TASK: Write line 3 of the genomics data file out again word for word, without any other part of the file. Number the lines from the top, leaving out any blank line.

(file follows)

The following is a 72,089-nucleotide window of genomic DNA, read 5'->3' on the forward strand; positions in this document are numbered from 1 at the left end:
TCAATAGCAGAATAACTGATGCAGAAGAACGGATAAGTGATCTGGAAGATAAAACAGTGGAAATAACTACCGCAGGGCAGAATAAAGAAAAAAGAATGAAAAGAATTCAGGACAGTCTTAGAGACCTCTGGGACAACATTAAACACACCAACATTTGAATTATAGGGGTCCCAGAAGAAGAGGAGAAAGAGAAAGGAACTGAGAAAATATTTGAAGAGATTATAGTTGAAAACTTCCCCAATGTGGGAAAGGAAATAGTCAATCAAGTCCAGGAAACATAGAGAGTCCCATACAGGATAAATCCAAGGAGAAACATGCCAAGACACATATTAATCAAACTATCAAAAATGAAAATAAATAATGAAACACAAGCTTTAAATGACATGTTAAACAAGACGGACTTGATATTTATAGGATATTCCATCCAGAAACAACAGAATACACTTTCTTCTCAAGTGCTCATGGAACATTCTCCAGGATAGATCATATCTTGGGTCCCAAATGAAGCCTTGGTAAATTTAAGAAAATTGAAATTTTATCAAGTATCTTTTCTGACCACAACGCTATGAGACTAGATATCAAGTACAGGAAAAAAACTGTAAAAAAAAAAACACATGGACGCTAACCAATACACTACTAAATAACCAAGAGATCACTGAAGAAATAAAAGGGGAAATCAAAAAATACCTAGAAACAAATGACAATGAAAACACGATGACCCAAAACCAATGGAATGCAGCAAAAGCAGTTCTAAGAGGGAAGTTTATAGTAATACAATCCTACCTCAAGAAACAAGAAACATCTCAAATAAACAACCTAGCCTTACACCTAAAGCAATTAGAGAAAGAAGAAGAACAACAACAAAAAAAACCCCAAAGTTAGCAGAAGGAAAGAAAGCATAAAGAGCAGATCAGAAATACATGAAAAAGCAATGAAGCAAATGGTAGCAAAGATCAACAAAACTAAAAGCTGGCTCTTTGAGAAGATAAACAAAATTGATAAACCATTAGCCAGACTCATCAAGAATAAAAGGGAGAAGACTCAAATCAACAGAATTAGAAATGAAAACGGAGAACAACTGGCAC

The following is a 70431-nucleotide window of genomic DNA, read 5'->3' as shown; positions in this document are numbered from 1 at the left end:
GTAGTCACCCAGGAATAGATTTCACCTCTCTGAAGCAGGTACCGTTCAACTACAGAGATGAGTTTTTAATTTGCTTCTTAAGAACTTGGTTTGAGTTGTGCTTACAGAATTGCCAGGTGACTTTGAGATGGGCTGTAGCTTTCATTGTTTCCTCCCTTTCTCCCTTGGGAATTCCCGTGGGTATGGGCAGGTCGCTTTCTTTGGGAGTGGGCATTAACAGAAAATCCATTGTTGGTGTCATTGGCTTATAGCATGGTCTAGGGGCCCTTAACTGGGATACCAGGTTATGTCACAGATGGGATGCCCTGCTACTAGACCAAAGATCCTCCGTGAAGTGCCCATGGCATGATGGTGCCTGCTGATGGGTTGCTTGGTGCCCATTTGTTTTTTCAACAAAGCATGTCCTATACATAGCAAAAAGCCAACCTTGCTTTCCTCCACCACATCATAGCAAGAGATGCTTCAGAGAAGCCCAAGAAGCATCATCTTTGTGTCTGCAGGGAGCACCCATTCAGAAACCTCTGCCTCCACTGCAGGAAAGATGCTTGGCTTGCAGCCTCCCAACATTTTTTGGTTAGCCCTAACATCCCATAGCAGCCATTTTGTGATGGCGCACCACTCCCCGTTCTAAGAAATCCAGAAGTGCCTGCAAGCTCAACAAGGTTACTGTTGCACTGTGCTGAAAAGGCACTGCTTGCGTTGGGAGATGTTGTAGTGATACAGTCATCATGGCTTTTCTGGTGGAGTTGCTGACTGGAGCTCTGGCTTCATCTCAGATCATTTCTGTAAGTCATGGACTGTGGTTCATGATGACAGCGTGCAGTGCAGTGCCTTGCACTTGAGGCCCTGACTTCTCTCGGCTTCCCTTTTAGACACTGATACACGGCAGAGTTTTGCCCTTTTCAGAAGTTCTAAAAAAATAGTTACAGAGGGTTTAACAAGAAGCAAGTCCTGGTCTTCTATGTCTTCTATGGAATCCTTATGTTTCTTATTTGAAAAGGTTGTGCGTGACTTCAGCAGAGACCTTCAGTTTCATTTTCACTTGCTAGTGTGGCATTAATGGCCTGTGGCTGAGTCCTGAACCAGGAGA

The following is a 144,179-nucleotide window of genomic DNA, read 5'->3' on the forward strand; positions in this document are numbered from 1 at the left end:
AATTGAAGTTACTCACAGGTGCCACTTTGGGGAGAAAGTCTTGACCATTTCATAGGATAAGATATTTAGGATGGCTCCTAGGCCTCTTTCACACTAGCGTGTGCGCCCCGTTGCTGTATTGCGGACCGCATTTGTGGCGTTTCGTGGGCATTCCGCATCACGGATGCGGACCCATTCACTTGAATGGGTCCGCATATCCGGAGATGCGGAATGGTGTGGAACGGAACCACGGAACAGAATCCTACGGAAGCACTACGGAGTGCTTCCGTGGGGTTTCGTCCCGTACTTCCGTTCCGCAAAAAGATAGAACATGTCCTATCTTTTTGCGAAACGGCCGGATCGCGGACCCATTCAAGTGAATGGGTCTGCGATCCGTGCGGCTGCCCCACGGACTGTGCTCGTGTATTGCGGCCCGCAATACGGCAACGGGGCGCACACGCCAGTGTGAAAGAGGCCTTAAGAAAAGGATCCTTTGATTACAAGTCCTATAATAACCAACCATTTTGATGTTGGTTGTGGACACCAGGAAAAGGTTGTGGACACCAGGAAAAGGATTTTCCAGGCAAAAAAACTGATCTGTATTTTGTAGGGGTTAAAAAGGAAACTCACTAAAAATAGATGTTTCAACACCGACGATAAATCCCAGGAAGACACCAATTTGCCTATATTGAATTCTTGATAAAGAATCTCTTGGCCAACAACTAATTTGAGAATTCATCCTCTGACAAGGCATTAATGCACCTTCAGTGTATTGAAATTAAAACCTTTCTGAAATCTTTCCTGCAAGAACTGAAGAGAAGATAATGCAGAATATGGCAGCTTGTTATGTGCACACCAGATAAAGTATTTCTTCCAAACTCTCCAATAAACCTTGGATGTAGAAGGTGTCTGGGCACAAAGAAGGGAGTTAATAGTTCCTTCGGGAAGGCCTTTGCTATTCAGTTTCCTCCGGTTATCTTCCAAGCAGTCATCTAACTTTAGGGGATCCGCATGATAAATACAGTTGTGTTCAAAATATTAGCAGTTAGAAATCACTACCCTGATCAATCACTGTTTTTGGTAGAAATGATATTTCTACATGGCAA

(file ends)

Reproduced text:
The following is a 70431-nucleotide window of genomic DNA, read 5'->3' as shown; positions in this document are numbered from 1 at the left end: